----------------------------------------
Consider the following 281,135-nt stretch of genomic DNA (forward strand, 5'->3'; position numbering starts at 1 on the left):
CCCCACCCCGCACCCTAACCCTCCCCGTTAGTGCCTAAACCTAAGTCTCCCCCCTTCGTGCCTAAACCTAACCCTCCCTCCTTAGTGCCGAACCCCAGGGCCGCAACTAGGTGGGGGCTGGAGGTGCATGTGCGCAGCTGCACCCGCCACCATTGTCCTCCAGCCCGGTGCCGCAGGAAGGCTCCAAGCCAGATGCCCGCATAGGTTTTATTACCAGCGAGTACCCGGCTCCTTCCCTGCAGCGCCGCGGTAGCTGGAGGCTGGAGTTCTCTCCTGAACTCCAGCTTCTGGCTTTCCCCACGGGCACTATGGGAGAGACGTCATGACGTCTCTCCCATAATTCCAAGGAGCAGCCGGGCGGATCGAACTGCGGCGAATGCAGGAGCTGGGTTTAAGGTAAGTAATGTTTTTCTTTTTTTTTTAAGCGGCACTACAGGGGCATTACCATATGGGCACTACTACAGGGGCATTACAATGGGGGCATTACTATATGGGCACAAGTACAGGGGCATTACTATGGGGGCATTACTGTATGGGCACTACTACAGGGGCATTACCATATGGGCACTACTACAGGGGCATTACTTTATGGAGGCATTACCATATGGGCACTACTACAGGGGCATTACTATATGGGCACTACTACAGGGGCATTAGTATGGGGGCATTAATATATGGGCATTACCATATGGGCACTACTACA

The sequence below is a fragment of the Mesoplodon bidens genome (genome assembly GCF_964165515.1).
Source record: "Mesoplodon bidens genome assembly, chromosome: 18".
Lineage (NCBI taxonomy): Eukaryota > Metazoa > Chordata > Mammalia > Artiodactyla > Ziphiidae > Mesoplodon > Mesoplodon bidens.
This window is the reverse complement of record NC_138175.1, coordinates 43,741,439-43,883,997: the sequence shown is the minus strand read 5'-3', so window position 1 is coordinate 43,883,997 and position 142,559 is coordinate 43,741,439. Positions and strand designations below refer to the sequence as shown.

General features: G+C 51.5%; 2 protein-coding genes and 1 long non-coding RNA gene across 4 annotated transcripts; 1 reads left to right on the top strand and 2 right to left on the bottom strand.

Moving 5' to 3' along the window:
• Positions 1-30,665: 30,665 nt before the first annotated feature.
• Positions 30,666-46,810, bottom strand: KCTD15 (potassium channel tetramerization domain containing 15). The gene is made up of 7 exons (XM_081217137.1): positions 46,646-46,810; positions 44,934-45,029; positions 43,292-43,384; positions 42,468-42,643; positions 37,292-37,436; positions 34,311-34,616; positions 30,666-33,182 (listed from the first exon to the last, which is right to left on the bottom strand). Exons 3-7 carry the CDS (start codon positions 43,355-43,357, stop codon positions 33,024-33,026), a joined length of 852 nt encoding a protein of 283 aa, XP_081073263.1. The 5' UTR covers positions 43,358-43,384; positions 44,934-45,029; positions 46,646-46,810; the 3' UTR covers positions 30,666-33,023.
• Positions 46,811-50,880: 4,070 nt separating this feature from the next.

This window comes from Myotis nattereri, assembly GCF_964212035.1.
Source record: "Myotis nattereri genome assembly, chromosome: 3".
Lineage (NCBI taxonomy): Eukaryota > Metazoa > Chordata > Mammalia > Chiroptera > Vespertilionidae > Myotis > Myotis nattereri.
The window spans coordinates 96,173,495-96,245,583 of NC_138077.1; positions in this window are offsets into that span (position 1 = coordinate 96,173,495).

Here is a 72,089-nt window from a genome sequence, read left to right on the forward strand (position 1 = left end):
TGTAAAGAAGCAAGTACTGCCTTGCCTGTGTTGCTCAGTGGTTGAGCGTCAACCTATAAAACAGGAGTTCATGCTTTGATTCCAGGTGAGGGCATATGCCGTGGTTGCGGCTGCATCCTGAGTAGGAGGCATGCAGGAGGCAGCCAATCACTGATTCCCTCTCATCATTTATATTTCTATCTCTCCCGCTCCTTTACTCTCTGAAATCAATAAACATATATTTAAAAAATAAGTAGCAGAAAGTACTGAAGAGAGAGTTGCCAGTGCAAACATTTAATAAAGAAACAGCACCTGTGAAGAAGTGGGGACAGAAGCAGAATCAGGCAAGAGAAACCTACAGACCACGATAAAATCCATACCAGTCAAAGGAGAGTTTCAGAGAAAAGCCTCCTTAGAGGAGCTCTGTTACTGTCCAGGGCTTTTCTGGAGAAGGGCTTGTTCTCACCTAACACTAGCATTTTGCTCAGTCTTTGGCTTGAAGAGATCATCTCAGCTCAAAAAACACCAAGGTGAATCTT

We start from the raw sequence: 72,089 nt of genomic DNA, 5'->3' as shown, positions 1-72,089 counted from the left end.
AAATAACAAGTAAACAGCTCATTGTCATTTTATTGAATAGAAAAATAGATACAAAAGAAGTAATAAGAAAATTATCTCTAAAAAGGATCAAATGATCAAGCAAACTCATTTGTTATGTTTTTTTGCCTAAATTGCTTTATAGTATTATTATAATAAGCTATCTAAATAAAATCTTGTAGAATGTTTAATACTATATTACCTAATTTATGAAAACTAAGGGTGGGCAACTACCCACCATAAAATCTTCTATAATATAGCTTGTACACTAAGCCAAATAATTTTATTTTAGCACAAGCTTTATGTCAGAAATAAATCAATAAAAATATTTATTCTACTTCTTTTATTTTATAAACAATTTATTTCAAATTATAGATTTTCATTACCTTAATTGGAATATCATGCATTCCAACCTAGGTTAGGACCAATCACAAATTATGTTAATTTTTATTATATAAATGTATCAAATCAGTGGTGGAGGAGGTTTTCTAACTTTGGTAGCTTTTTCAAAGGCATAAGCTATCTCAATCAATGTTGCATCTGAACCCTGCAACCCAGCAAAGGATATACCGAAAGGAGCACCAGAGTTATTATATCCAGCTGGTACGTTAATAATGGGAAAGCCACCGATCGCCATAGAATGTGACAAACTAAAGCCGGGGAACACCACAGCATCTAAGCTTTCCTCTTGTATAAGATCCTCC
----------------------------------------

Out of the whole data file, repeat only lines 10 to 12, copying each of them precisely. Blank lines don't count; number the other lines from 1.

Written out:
• Positions 30,666-46,810, bottom strand: KCTD15 (potassium channel tetramerization domain containing 15). The gene is made up of 7 exons (XM_081217137.1): positions 46,646-46,810; positions 44,934-45,029; positions 43,292-43,384; positions 42,468-42,643; positions 37,292-37,436; positions 34,311-34,616; positions 30,666-33,182 (listed from the first exon to the last, which is right to left on the bottom strand). Exons 3-7 carry the CDS (start codon positions 43,355-43,357, stop codon positions 33,024-33,026), a joined length of 852 nt encoding a protein of 283 aa, XP_081073263.1. The 5' UTR covers positions 43,358-43,384; positions 44,934-45,029; positions 46,646-46,810; the 3' UTR covers positions 30,666-33,023.
• Positions 46,811-50,880: 4,070 nt separating this feature from the next.

This window comes from Myotis nattereri, assembly GCF_964212035.1.